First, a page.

Durr et al v. Scottsdale, City of et al

Filing 20

ORDER granting Defendant's 14 Motion for Judgment on the Pleadings. IT IS FURTHER ORDERED dismissing claims I, II and III with prejudice. IT IS FURTHER ORDERED granting Plaintiff leave to amend claims IV, V and VI Plaintiff must file her First Amended Complaint no later than ten (10) days after the date of this ruling. Signed by Judge Susan M. Brnovich on 3/27/2024. (ESG)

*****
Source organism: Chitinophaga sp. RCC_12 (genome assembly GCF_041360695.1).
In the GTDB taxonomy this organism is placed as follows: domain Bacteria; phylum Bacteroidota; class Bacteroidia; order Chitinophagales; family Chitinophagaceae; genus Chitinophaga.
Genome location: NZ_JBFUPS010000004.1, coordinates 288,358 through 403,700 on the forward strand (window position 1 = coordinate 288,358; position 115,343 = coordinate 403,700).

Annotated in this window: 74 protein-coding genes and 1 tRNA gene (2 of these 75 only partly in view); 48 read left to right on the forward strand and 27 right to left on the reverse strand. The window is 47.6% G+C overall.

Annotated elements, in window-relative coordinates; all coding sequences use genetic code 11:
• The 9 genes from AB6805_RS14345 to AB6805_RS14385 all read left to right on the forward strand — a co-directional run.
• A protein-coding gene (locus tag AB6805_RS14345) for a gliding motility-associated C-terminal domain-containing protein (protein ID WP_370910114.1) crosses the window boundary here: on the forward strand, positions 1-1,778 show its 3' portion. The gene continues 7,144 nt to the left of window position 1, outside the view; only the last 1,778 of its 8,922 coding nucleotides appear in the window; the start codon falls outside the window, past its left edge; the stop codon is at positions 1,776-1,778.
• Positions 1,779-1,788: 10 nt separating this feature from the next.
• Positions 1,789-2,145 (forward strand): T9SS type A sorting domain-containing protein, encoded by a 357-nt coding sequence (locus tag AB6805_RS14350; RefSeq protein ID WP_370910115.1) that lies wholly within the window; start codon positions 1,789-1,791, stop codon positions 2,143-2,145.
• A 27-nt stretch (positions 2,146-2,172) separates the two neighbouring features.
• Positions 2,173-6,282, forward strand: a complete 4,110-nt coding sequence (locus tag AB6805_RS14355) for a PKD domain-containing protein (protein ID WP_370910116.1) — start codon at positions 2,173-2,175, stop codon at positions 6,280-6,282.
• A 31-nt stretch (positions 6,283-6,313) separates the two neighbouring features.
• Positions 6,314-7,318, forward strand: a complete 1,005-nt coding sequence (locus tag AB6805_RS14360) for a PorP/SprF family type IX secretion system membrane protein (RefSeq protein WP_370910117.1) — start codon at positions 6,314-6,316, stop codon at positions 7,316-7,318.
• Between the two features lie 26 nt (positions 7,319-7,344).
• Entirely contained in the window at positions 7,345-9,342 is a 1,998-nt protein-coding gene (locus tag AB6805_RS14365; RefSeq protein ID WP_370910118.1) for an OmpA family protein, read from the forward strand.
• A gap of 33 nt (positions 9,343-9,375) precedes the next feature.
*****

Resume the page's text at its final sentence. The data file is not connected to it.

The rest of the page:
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1 WO 2 3 4 5 6 IN THE UNITED STATES DISTRICT COURT 7 FOR THE DISTRICT OF ARIZONA 8 9 June Durr, et. al., Plaintiffs, 10 11 v. 12 City of Scottsdale. et. al., 13 No. CV-23-00752-PHX-SMB ORDER Defendants. 14 15 Pending before the Court is Defendants’ Motion for Judgment on the Pleadings. 16 (Doc. 14.) Plaintiffs filed a response (Doc. 15), to which Defendants replied (Doc. 16). 17 The Court held oral argument on March 15, 2024. After considering the parties’ arguments 18 and relevant case law, the Court will grant the Motion. 19 I. BACKGROUND 20 This Motion stems from the events surrounding Plaintiffs’ surrender of their liquor 21 license and subsequent business closure. (Doc. 14.) Plaintiff June Durr owned a bar and 22 restaurant, Loyalty Lounge, located in Scottsdale, Arizona. (Doc. 1 at 3.) Loyalty Lounge 23 began operating in March 2021. (Id.) Plaintiff alleges that in May 2021 she was invited 24 to a “meet and greet” with the Scottsdale Police Department (“SPD”) members Detective 25 Bailey and Officer Smith, but this meeting turned into an “impromptu liquor inspection.” 26 (Id. at 3.) Plaintiff alleges that Detective Bailey’s inspection “led to the creation of an 27 unbelievably false report.” (Id. at 4.) Plaintiff also alleges that SPD wanted her to sign a 28 blank inspection form and then “put no employee log, a false statement.” (Id. at 4.) 1 Plaintiff alleges she sent Detective Bailey the employee log. She further alleges that this 2 inspection was the beginning of SPD harassing black owned businesses. (Id. at 5.) The 3 inspection report was sent to the Arizona State Department of Liquor Licenses and Control 4 (the “Department”) and included several liquor license violations, namely involvement of 5 a hidden owner—Durr’s son, a convicted felon—and issues with employee contact logs. 6 (Doc. 2 at 3.) The Board issued Durr a warning. (Doc. 1 at 5.) 7 In addition to her allegations against Detective Bailey surrounding Loyalty’s liquor 8 license, Plaintiff also alleges that Officer Smith, as a zoning compliance officer for SPD, 9 inspected Loyalty and found that it violated several zoning ordinances, one of which 10 Plaintiff conceded to violating. (Doc.1 at 6 ¶¶ 30-32, 9 ¶ 43.) Plaintiff alleges that she was 11 “forced to plead guilty” to this violation to save the business, and that the reporting of this 12 violation was the result of SPD harassing her because she is a black business owner. (Id. 13 at 9 ¶ 43; 14 ¶ 74.) 14 In June 2022, Durr and Loyalty Lounge entered into a consent decree finding that 15 despite being required by law to derive at least forty percent of their revenue from food 16 sales, only nine percent Loyalty Lounge’s revenue was derived from food sales, with the 17 remainder being from liquor. (Doc. 14-1 at 2.) In this decree, Plaintiff voluntarily 18 surrendered Loyalty Lounge’s liquor license. (Id. at 6.) Loyalty Lounge closed following 19 surrender of its liquor license due to what Plaintiff alleges was “false reporting” by SPD. 20 (Id. at 6.) In July 2022, Plaintiff submitted a public records request for departmental 21 records “alleged to be the reason for the suspension and subsequent revocation of the 22 license.” (Doc 1 at 9 ¶ 47.) Plaintiff also claims that “emails and questions asked leading 23 up to the failed audit raised red flags.” (Id. at 10 ¶ 49.) She additionally alleges that she 24 hired an expert who audited part time for liquor boards who “rechecked” the numbers and 25 found that SPD’s numbers were wrong, but that the Department “refused” to adjust their 26 position. (Id.) 27 Plaintiff then brought six claims against the officers alleging three violations of 42 28 U.S.C. § 1983, gross negligence, interference with contract, and abuse of process. (Doc. -2- 1 1.) In June 2023, Defendants filed an Answer to this Complaint (Doc. 7). Defendants now 2 bring this Motion for Judgment on the Pleadings under Rule 12(c) of the Federal Rules of 3 Civil Procedure asking the Court to enter judgment in their favor based on the Complaint 4 and Answer. (Doc. 14.) For the reasons explained below, the Court will grant Defendants’ 5 Motion. 6 II. LEGAL STANDARD 7 “After the pleadings are closed—but early enough not to delay trial—a party may 8 move for judgment on the pleadings.” Fed. R. Civ. P. 12(c). The Court reviews Rule 12(c) 9 motions under the same legal standard as Rule 12(b)(6). Dworkin v. Hustler Mag., Inc., 10 867 F.2d 1188, 1192 (9th Cir. 1989). “For purposes of the motion, the allegations of the 11 non-moving party must be accepted as true, while the allegations of the moving party which 12 have been denied are assumed to be false.” Hal Roach Studios, Inc. v. Richard Feiner & 13 Co., Inc., 896 F.2d 1542, 1550 (9th Cir. 1989). “Judgment on the pleadings is proper when 14 the moving party clearly establishes on the face of the pleadings that no material issue of 15 fact remains to be resolved and that it is entitled to judgment as a matter of law.” Id. 16 III. DISCUSSION 17 A. Consent Decrees 18 Defendants have attached two Consent Agreements from the Department to their 19 response. (Doc.14-1; 14-2.) The first agreement includes a finding of fact that states a 20 Department audit showed that the licensee, Loyalty Lounge, failed to derive at least forty 21 percent of its gross revenue from food sales as required by statute. See Ariz. Rev. Stat. 22 § 4-205.02(M). (Doc. 14-2 at 2.) The second agreement includes a finding of fact that 23 June Durr’s son, Javon Journe-Durr, held a managerial position at Loyalty Lounge, had 24 control over its premises, and had access to and used its financial accounts to transact 25 business yet Loyalty had not identified Javon as a manager or controlling person. (Doc. 26 14-1 at 8.) These findings of fact contradict factual allegations made in the Complaint. 27 Defendants referred to these documents throughout their briefing and at oral argument 28 asked the Court to consider these documents as they are public record and Plaintiff agreed -3- 1 to be bound by the findings of fact in the agreement. Plaintiff asks the Court not to consider 2 the documents because they were not attached to the Complaint. The Court agrees with 3 Defendants and will use the consent decrees in its analysis. “On a Rule 12(c) motion, the 4 court is not strictly limited to considering the face of the complaint.” Snoqualmie Indian 5 Tribe v. City of Snoqualmie, 186 F. Supp. 3d 1155, 1161–62 (W.D. Wash. 2016). The 6 Court may consider documents not physically attached to the complaint where “their 7 authenticity is not contested, and the complaint necessarily relies on them.” Id. at 1162. 8 The Court is only unable to take notice of facts that are subject to “reasonable” dispute. 9 Fed. R. Evid. 201(b). Further, “[a]ll parties must be given a reasonable opportunity to 10 present all the material that is pertinent to a motion for judgment on the pleadings.” 11 Snoqualmie Indian Tribe, 186 F. Supp. 3d at 1162 (cleaned up). Here, the consent decrees’ 12 authenticity is unquestioned, and the complaint does rely on the facts underlying them. 13 Further, it is apparent that the decrees are pertinent to the Motion here. Accordingly, the 14 Court will consider the consent decrees in its analysis. 15 B. Counts I and II: Equal Protection Claims 16 Plaintiff brings two Federal Civil Rights Claims under 42 U.S.C. § 1983 against 17 both Detective Bailey and Officer Smith. (Doc 1 at 14.) Plaintiff alleges that Officers 18 Bailey and Smith violated her rights under the Fourteenth Amendment by discriminating 19 against her because of her race (Count I) and her gender (Count II). (Id.) Because Officers 20 Bailey and Smith were acting on behalf of SPD, the first step in the analysis asks whether 21 they are entitled to a qualified immunity defense. Wong v. United States, 373 F.3d 952, 22 957 (9th Cir. 2004) (“[G]overnment officials are entitled to raise the qualified immunity 23 defense immediately, on a motion to dismiss the complaint, to protect against the burdens 24 of discovery and other pre-trial procedures.”). For the reasons explained below, the Court 25 finds these officers are entitled to qualified immunity. However, even if they were not 26 entitled to qualified immunity, the Court also finds that Plaintiff insufficiently pleads 27 discrimination, either for race or for gender. The Court will address these findings in turn. 28 a. Qualified Immunity -4- 1 Government officials enjoy qualified immunity from civil damages unless their 2 conduct violates “clearly established statutory or constitutional rights of which a reasonable 3 person would have known.” Harlow v. Fitzgerald, 457 U.S. 800, 818 (1982). In deciding 4 if qualified immunity applies, the Court must determine: (1) whether the facts show the 5 officer’s conduct violated a constitutional right; and (2) whether that right was clearly 6 established at the time of the violation. Hopkins v. Bonvicino, 573 F.3d 752, 762 (9th Cir. 7 2009). Although “‘it is often beneficial’ to perform the analysis in the sequence outlined 8 above,” id. (quoting Pearson v. Callahan, 555 U.S. 223, 236 (2009)), courts are “permitted 9 to exercise their sound discretion in deciding which of the two prongs of the qualified 10 immunity analysis should be addressed first in light of the circumstances in the particular 11 case at hand.” Pearson, 555 U.S. at 236. 12 Whether a right was clearly established must be determined “in light of the specific 13 context of the case, not as a broad general proposition.” Mullenix v. Luna, 577 U.S. 7, 12 14 (2015) (quoting Brosseau v. Haugen, 543 U.S. 194, 198 (2004) (per curiam)). “[T]he 15 contours of the right must be sufficiently clear that at the time the allegedly unlawful act is 16 [under]taken, a reasonable official would understand that what he is doing violates that 17 right;” and “in the light of pre-existing law the unlawfulness must be apparent.” Mendoza 18 v. Block, 27 F.3d 1357, 1361 (9th Cir. 1994) (quotations omitted). “Therefore, regardless 19 of whether the constitutional violation occurred, the officer should prevail if the right 20 asserted by the plaintiff was not ‘clearly established’ or the officer could have reasonably 21 believed that his particular conduct was lawful.” Romero v. Kitsap County, 931 F.2d 624, 22 627 (9th Cir. 1991). “Once the defense of qualified immunity is raised by the defendant, 23 the Plaintiff bears the burden of showing that the rights allegedly violated were ‘clearly 24 established.’” Maples v. Pinal County, 453 F. Supp. 3d 1314, 1320 (D. Ariz. 2020) 25 (quoting LSO Ltd. v. Stroh, 205 F.3d 1146, 1157 (9th Cir. 2000)). 26 Plaintiff alleges that Detective Bailey and Officer Smith “knowingly violated the 27 law by targeting Plaintiff Durr due to her race and/or gender” therefore qualified immunity 28 is not appropriate. (Doc. 15 at 9.) Plaintiff also claims her complaint “alleges a series of -5- 1 events that conclude Ms. Durr was targeted by Defendants.” (Id.) Defendants allege that 2 Plaintiff’s complaint is conclusory, and that her “reference to vague and abstract 3 constitutional rights is woefully inadequate and cannot overcome the individual 4 Defendants’ entitlement to qualified immunity.” (Doc. 16 at 5.) The Court agrees that 5 Plaintiff’s complaint inadequately alleges that Defendants violated a clearly established 6 right for qualified immunity purposes. S.B. v. County of San Diego, 864 F.3d 1010, 1015 7 (9th Cir. 2017); City and County of San Francisco v. Sheehan, 575 U.S. 600, 613 (2015) 8 (directing the Ninth Circuit to not define clearly established rights with a “high level of 9 generality”). 10 As to Detective Bailey, Plaintiff alleges that “he sent a false report to the State 11 Liquor Department” and “unlawfully broke locks” and entered Loyalty Lounge looking to 12 link Loyalty to the violence happening around the area. (Doc 1 at 4 ¶ 20; 7 ¶ 33.) First, 13 Plaintiff offers no evidence supporting that Detective Bailey’s report was false. Second, 14 even if these allegations are taken as true, it is not clearly established that at the time the 15 inspection was conducted and the report was sent that it was a constitutional violation to 16 inspect an establishment for liquor violations and to send the results of that inspection to 17 the Department. Day v. Henry, No. CV-21-01332-PHX-GMS, 2023 WL 5095071, at *6 18 (D. Ariz. Aug. 9, 2023) (noting that liquor licensees are subject to “on-site liquor 19 inspections, investigation of complaints, covert underage buyer programs, audits and other 20 financial inspections, and investigation of records to determine compliance with Arizona 21 liquor laws”). Therefore, the Court finds that Plaintiff has failed to allege that Detective 22 Bailey, either through his report or subsequent inspection, violated Plaintiff’s clearly 23 established rights, or that he acted unreasonably. Accordingly, the Court finds Detective 24 Bailey is entitled to qualified immunity as applied to Counts I and II. 25 As to Officer Smith, Plaintiff appears to allege that by “demanding that [Loyalty’s] 26 fence be removed immediately” because it was a zoning violation and subsequently issuing 27 citations and noncompliance notices to the landlord for said violation, he was harassing her 28 due to her race and gender. (Doc. 1 at 6 ¶¶ 30–33.) Despite this, Plaintiff conceded that -6- 1 she installed the fence, and appears to recognize she knew it was not allowed by the zoning 2 ordinance. (Id. at ¶¶ 29–31.) Plaintiff is unable to show that this conduct violated any 3 clearly established right, as Officer Smith was specifically authorized to enforce zoning 4 violations. See Scottsdale Zoning Ordinance § 1.201 (the “Zoning Administrator shall 5 enforce this Zoning Ordinance.”); Scottsdale Zoning Ordinance § 1.1401 (“Any person, 6 firm, corporation, partnership, or association, whether as principal, owner, agent, tenant, 7 or otherwise, who violates, disobeys, omits, or refuses to comply with, or who resists the 8 enforcement of any of the provisions of this Zoning Ordinance is subject to a civil sanction 9 (by issuance of a civil citation or a long form complaint) or administrative remedy, 10 including an administrative consent order.”); see also Henry v. City of Somerton, CV-18- 11 03058-PHX-DJH, 2021 WL 2514686, at *7 (D. Ariz. June 17, 2021) (finding that a 12 reasonable code enforcement officer would not have considered issuing code citations to 13 plaintiff to have violated plaintiff’s “constitutional rights” against discrimination based on 14 religion). Similarly, a reasonable officer in Officer Smith’s shoes likely would not have 15 presumed that carrying out his job as a zoning enforcement officer in issuing zoning 16 violation citations was violating any of Plaintiff’s clearly established rights. Plaintiff 17 appears to allege that these citations were issued because of her gender and/or race, 18 however she also concedes that Loyalty Lounge was in violation of the zoning code. 19 Therefore, Plaintiff has failed to allege that Officer Smith, at the time of the citation, 20 violated one of her clearly established rights, or further that he acted unreasonably. 21 Accordingly, the Court finds Officer Smith is entitled to qualified immunity as to Counts I 22 and II. 23 b. Equal Protection 24 Even if Detective Bailey and Officer Smith were not entitled to qualified immunity, 25 Plaintiff has not established an equal protection claim. Under § 1983, “[e]very person who, 26 under color of [law] . . . , subjects, or causes to be subjected, any citizen of the United 27 States . . . to the deprivation of any rights, privileges, or immunities secured by the 28 Constitution and the laws, shall be liable to the party injured.” 42 U.S.C. § 1983. To -7- 1 establish a § 1983 equal protection violation, a plaintiff “must show that the defendants, 2 acting under color of state law, discriminated against [him] as [a] member[ ] of an 3 identifiable class and that the discrimination was intentional.” Flores v. Morgan Hill 4 Unified Sch. Dist., 324 F.3d 1130, 1134 (9th Cir. 2003) (internal citations omitted). To 5 find a defendant acted with intent to discriminate, a plaintiff must show that defendant 6 “selected or reaffirmed a particular course of action at least in part ‘because of,’ not merely 7 ‘in spite of,’ its adverse effects upon an identifiable group.” 8 Massachusetts v. Feeney, 442 U.S. 256, 279 (1979). In addition to showing that a state 9 actor discriminated against them because of their status as a protected class —here race 10 and gender —a plaintiff must show that they were treated differently than similarly situated 11 actors. See Lam v. City and County of San Francisco, 868 F. Supp. 2d 928, 951 (N.D. Cal. 12 2012), aff’d, 565 Fed. App’x. 641 (9th Cir. 2014) (unpublished). Personnel Adm’r of 13 Defendants argue that as applied here, Plaintiff has failed to allege either intent to 14 discriminate or that she was treated differently than other similarly situated actors— 15 specifically bar or restaurant owners in the Scottsdale community. (Doc. 15 at 11.) The 16 Court generally agrees. The closest Plaintiff’s complaint gets to specifically alleging intent 17 is when discussing zoning citation hearing. (Doc 1 at 8 ¶ 42.) Plaintiff alleges that 18 Defendants constructed “intentional delays” in the hearing process. (Id.) However, 19 Plaintiff does allege that “Defendants were targeting Loyalty’s and did so because Plaintiff 20 Durr is a Black female and police did not want her son around, who is also Black.” (Id. at 21 11 ¶ 56.) Reading this statement in the light most favorable to Plaintiff, the Court could 22 consider this an allegation of intent for equal protection claim reasons. Even so, given that 23 Plaintiff entered into a consent decree accepting liquor violations, and conceded zoning 24 violations in her complaint, it would be hard to find, even at this stage in the litigation, that 25 Defendants acted with an intent other than enforcing the liquor regulations and the 26 Scottsdale Zoning Ordinances. Further, even if the Court found that Plaintiff adequately 27 alleged intent, she fails to allege that she was treated differently from other restaurant or 28 bar owners in the area. The closest she gets to this allegation is by conclusory alleging that -8- 1 Detective Bailey’s original inspection “was the start” of “harassing and disparate treatment 2 from other businesses.” (Doc. 1 at 4.) She does not point to any facts expounding on how 3 other businesses were treated to support this conclusion. Therefore, the Court finds 4 Plaintiff fails to allege equal protection. Accordingly, Count I and II fail. 5 C. Count III: Monell Claim 6 In Count III Plaintiffs allege that the City of Scottsdale (the “City”) has violated 7 their constitutional rights under Monell v. Department of Social Services, 436 U.S. 658 8 (1978). Specifically, Plaintiffs allege that the City “either failed to property hire, supervise, 9 discipline, monitor, terminate and/or train its employees and/or failed to establish policies 10 and procedures” to prevent unqualified officers to be retained by SPD. (Doc. 1 at 16 ¶ 82.) 11 Plaintiffs further allege that these failures led to their injuries, and proximately caused the 12 violation of their constitutional rights. (Id. at ¶ 85.) Defendants argue that Plaintiffs’ 13 Complaint has failed to establish any of the necessary Monell elements to sustain a claim. 14 (Doc. 15 at 12.) The Court agrees. 15 “[T]o be liable under Monell, Plaintiffs must show: (1) that Plaintiffs were deprived 16 of a constitutional right; (2) that the City had a policy; (3) that the policy is deliberately 17 indifferent to the Plaintiffs’ constitutional right; and (4) that the policy was the moving 18 force behind the constitutional violation.” Snyder v. City & County of San Francisco, 288 19 Fed. Appx. 346, 348 (9th Cir. 2008) (citing Oviatt v. Pearce, 954 F.2d 1470, 1474 (9th Cir. 20 1992)). 21 As to the first element, the Court already found that Detective Bailey and Officer 22 Smith did not violate Plaintiffs’ equal protection rights under the Fourteenth Amendment. 23 However even if Plaintiffs had met this element, as Defendants note, Plaintiffs have failed 24 to meet the second. Plaintiffs have failed to identify any specific “policy” implemented by 25 the City that gives rise to this claim. The closest Plaintiffs come to making this allegation 26 is a generic reference to unknown hiring and training policies. (Doc. 1 at 15 ¶ 84.) This is 27 not enough to sustain a Monell claim. See Jensen v. City of Garden Grove, 2021 WL 28 3579415, at *3 (C.D. Cal. Apr. 22, 2021) (finding that Monell claims must allege “specific -9- 1 policies, practices, or customs contributed to the alleged constitutional violations and what 2 specific constitutional violations occurred”). 3 Plaintiffs have failed to identify a policy, let alone a policy with a causal link to any 4 of their alleged harms. See Tsao v. Desert Palace, Inc., 698 F.3d 1128, 1146 (9th Cir. 5 2012) (“Under Monell, a plaintiff must also show that the policy at issue was the 6 “actionable cause” of the constitutional violation, which requires showing both but for and 7 proximate causation.”) (emphasis added). Further, Plaintiffs appear to allege the harm 8 caused by the City’s policies is the loss of Loyalty’s liquor license. However, per the 9 consent decree this is not the case. From the facts here, Loyalty lost its liquor license 10 because of admitted liquor law violations. 11 Because Plaintiffs have failed to allege the deprivation of a constitutional right, a 12 City policy violating a constitutional right, or a link between a policy and the alleged harm, 13 the Court finds Plaintiffs’ Monell claim, Count III, fails. 14 D. Count IV: Gross Negligence Claim 15 In Count IV Plaintiffs allege that all Defendants reported “false” information to the 16 Department, and that Detective Bailey and Officer Smith gave false testimony, and 17 therefore Defendants engaged in gross negligence against Plaintiff. (Doc. 1 at 16 ¶ 89.) 18 Defendants argue that Plaintiff’s claim fails because Defendants owed Plaintiff no duty. 19 (Doc. 15 at 13.) 20 Public employees may be subject to tort liability for their negligence. Greenwood 21 v. State, 175 P.3d 687, 691 (Ariz. Ct. App. 2008.). However, to have a gross negligence 22 claim against an officer under Arizona law, a plaintiff must allege that “that the conduct of 23 the police was outside the duty and standard of care required of them.” Cullison v. City of 24 Peoria, 584 P.2d 1156, 1158 (Ariz. 1978). Accordingly, the first step under this framework 25 is to determine whether the official owed a duty of care to plaintiff. “Arizona courts have 26 found that police conduct has created a special relationship giving rise to a duty only in 27 specific circumstances.” Hogue v. City of Phoenix, 378 P.3d 720, 724 (Ariz. Ct. App. 28 2016). For there to be a duty owed, there must be some kind of special relationship based - 10 - 1 on “contract, family relations, or conduct undertaken by the defendant.” Gipson v. Casey, 2 150 P.3d 228, 232 (Ariz. 2007). 3 Here, Plaintiffs do not point to a special relationship, by conduct or otherwise, that 4 gives rise to a duty of care. As Defendants note, Detective Bailey and Officer Smith did 5 not have a relationship of care with Plaintiffs but were instead investigating. Instead of 6 contending that a special relationship was present, Plaintiffs argue that knowingly giving 7 false testimony can amount to gross negligence regardless of duty. In making this 8 argument, Plaintiffs filed supplemental authority with the Court. (Doc. 19.) The Court 9 finds these cases unpersuasive. First, Plaintiff cites Spooner v. City of Phoenix, 435 P.3d 10 462 (Ariz. Ct. App. 2018). In Spooner, a plaintiff brought negligence claims against a city 11 and an officer for claims arising out of the officer’s testimony before a grand jury. Id. at 12 464–65. The Court did not walk through a negligence analysis, but rather found the officer 13 was entitled to qualified immunity. Id. at 467–68. Plaintiffs’ supplemental notice merely 14 cites cherry-picked dicta, which this Court will not use as part of its holding. Next, Plaintiff 15 cites to Miranda v. City of Casa Grande, No. 2 CA-CV 2022-0030, 2022 WL 17970593 16 (Ariz. Ct. App. June 2, 2023) (mem.) for the proposition that “[k]nowing disregard of a 17 suspect’s consent or knowingly giving false testimony can, in some cases, amount to a 18 police officer’s conscious disregard of the law or the rights of others sufficient to support 19 a claim of gross negligence.” Id. at *4 (cleaned up). The Court is not moved by Plaintiffs’ 20 cherry-picked quotation because directly after this quote the court states “[b]ut the claimant 21 must show wanton misconduct that is flagrant and evinces a lawless and destructive spirit.” 22 Id. As explained throughout this Order, there is nothing in Plaintiffs’ complaint that 23 evidences Detective Bailey acting with wanton misconduct or a destructive spirit. 24 25 Accordingly, the Court finds Plaintiffs’ claim for gross negligence fails on the pleadings. 26 E. Count V: Interference with Contract Claim 27 In Count VI Plaintiffs appear to allege that Defendants interfered with Plaintiffs’ 28 lease with their landlord and sale of the business. (Doc. 1 at 16 ¶ 92.) This appears to be - 11 - 1 a claim for tortious interference with business expectancy and a claim that Defendants 2 interfered with Plaintiffs’ lease. To have a claim for tortious interference under Arizona 3 law a plaintiff must show be able to “identify the specific relationship with which the 4 defendant interfered.” Dube v. Likins, 167 P.3d 93, 101 (Ariz. Ct. App. 2007). The claim 5 must further allege “a colorable economic relationship between the plaintiff and a third 6 party with the potential to develop into a full contractual relationship.” Id. (internal 7 citations omitted). “[T]o prevail on a claim of tortious interference with a business 8 relationship, when the relationship is prospective, there must be a reasonable assurance that 9 the contract or relationship would have been entered into but for the interference.” S. Union 10 Co. v. Sw. Gas Corp., 180 F. Supp. 2d 1021, 1048 (D. Ariz. 2002) (cleaned up). 11 Here, Plaintiffs allege without supporting facts that they were in the process of 12 selling Loyalty, and that they had an existing relationship with their landlord that 13 Defendants, through their actions reporting zoning and liquor violations, interfered with. 14 (Doc. 16 at 14.) That said, Plaintiffs have not pointed to any contract either with the 15 landlord or with these unidentified potential buyers. As to the lease with the landlord, 16 outside of the Scottsdale Zoning Board notifying the landlord of noncompliance with 17 zoning regulations, Plaintiff has not identified any actions whereby Defendants 18 “interfered” with their lease. (Doc. 1 at 7 ¶ 36.) Plaintiffs also do not offer any facts 19 supporting how these reports fall outside the scope of their lease agreement. As to the 20 purported agreement to sell Loyalty, all Plaintiffs allege is that Plaintiff Durr “attempted 21 to sell the business and the landlord continued to block the sale so that it could get a new 22 tenant.” (Id. at 13 ¶ 70.) Plaintiffs further allege that the landlord was working in 23 conjunction with Defendants. (Id. ¶ 71.) Plaintiff offers no allegations of specific actions 24 by either the landlord or Defendants that support these conclusory statements. 25 Additionally, Plaintiffs’ complaint illuminates that she only tried to sell Loyalty Lounge 26 after Plaintiff Durr surrendered her liquor license, making the allegation that police 27 interfered with an ongoing sale factually impossible. 28 Accordingly, Plaintiff has failed to plead a colorable claim for interference with contract. - 12 - (Doc. 1 at 13 ¶¶ 69–71.) 1 F. Count VI: Abuse of Process Claim 2 In Count VI Plaintiffs bring abuse of process claims against all Defendants, except 3 Officer Smith. (Doc. 1 at 17.) To have an abuse of process claim a plaintiff must allege 4 both that there was (1) a willful act in the use of judicial process (2) and that it was used 5 for an ulterior purpose that is not proper in the regular conduct of the proceedings. Crackel 6 v. Allstate Ins. Co., 92 P.3d 882, 887 (Ariz. Ct. App. 2004). A party can demonstrate an 7 ulterior motive by “showing that the process has been used primarily to accomplish a 8 purpose for which the process was not designed.” Id. (cleaned up). “[A] plaintiff must 9 show that the defendant’s improper purpose was the primary motivation for its 10 actions, not merely an incidental motivation.” Id. at 889 (citing Nienstedt v. Wetzel, 11 651 P.2d 876, 882 (Ariz. Ct. App. 1982)). Further, “Arizona interprets ‘process’ as 12 encompassing “the entire range of procedures incident to the litigation process.” Id. at 887 13 (internal citations omitted). 14 Plaintiffs allege that Defendant Bailey “committed a willful act when he presented 15 fabricated records to the Arizona Department of Liquor” and “Officer Smith committed a 16 willful act when he presented false information related to the City of Scottsdale 17 proceedings” and that both of these acts were done for the ulterior purpose of “not 18 want[ing] a Black female run business in the area.” (Doc. 1 at 17 ¶¶ 98–99.) Plaintiffs 19 allege that this gives rise to a claim for abuse of process under Arizona law. (Id. ¶ 97.) 20 Defendants argue that Plaintiffs do not present a colorable claim for abuse of process 21 because (1) providing information to another body is not “process” under Arizona law and 22 (2) even if it were, Detective Bailey is entitled to testimonial immunity in providing 23 information to the Department. (Doc. 14 at 16.) The Court agrees with Defendants. 24 First, Detective Bailey providing information to the Department is likely not 25 considered “process” under Arizona law. In Goldman v. Sahl, 462 P.3d 1017 (Ariz. Ct. 26 App. 2020), the court considered whether defendant’s filing of a claim with the Arizona 27 Bar constituted “process” under Arizona law. The court found that this was not considered 28 process because “the mere filing of a bar charge is not ‘use’ of a judicial process.” Id. at - 13 - 1 1035. 2 administrative-like body did not constitute “process,” Detective Bailey’s filing of a report 3 with an administrative agency also cannot be found to be process to sustain an abuse of 4 process claim. The Court generally agrees with this analysis, however, it is not dispositive. 5 Even if Detective Bailey’s relaying of information to the Department constitutes as 6 “judicial process,” Plaintiffs’ claim fails because Officer Bailey is entitled to immunity 7 from civil liability for this “testimony.” See Drummond v. Stahl, 618 P.2d 616, 619 (Ariz. 8 Ct. App. 1980) (“A statement made in the course of a judicial hearing is absolutely 9 privileged as long as it bears some relation to the subject judicial proceeding.”) Defendants argue that like in Goldman, where the mere filing with an 10 Additionally, Plaintiffs’ statements about the motivation of Defendants Bailey and 11 Smith is entirely conclusory and speculative, which is insufficient to state a claim for abuse 12 of process. See Crackel, 92 P.3d at 889 (“[A] claimant must present more than mere 13 speculation to support the assertion that the defendant has used court processes with an 14 improper intent.”). Plaintiff fails to show that animus toward her was Defendants’ purpose, 15 let alone primary purpose as required for an abuse of process claim. See id. (“The 16 significance of th[e] word [“primarily”] is that there is no action for abuse of process when 17 the process is used for the purpose for which it is intended, but there is an incidental motive 18 of spite or an ulterior purpose of benefit to the defendant.”) (quoting Restatement (Second) 19 of Torts § 682 cmt. b (1977)). 20 Accordingly, because reporting information cannot be said to be engaging in the 21 judicial process, or alternatively because Detective Bailey has testimonial immunity and 22 Plaintiff has failed to show a malicious primary intent in his reporting, the Court finds that 23 Plaintiffs’ abuse of process claim fails. 24 IV. LEAVE TO AMEND 25 “Leave to amend need not be given if a complaint, as amended, is subject to 26 dismissal.” Moore v. Kayport Package Express, Inc., 885 F.2d 531, 538 (9th Cir. 1989). 27 The Court’s discretion to deny leave to amend is particularly broad where Plaintiff has 28 previously been permitted to amend his complaint. Sisseton-Wahpeton Sioux Tribe v. - 14 - 1 United States, 90 F.3d 351, 355 (9th Cir. 1996). The Court finds that further attempts to 2 amend Plaintiffs’ equal protection and Monell claims (Counts I, II, and III) would be futile. 3 However, the Court will grant leave to amend as to Plaintiffs’ state law claims (Counts IV, 4 V and VI). 5 V. CONCLUSION 6 For the reasons discussed above, 7 IT IS HEREBY ORDERED granting Defendants’ Motion for Judgment on the 8 9 Pleadings (Doc. 14). IT IS FURTHER ORDERED dismissing claims I, II and III with prejudice. 10 IT IS FURTHER ORDERED granting Plaintiff leave to amend claims IV, V and 11 VI Plaintiff must file her First Amended Complaint no later than ten (10) days after the 12 date of this ruling. 13 Dated this 27th day of March, 2024. 14 15 16 17 18 19 20 21 22 23 24 25 26 27 28 - 15 -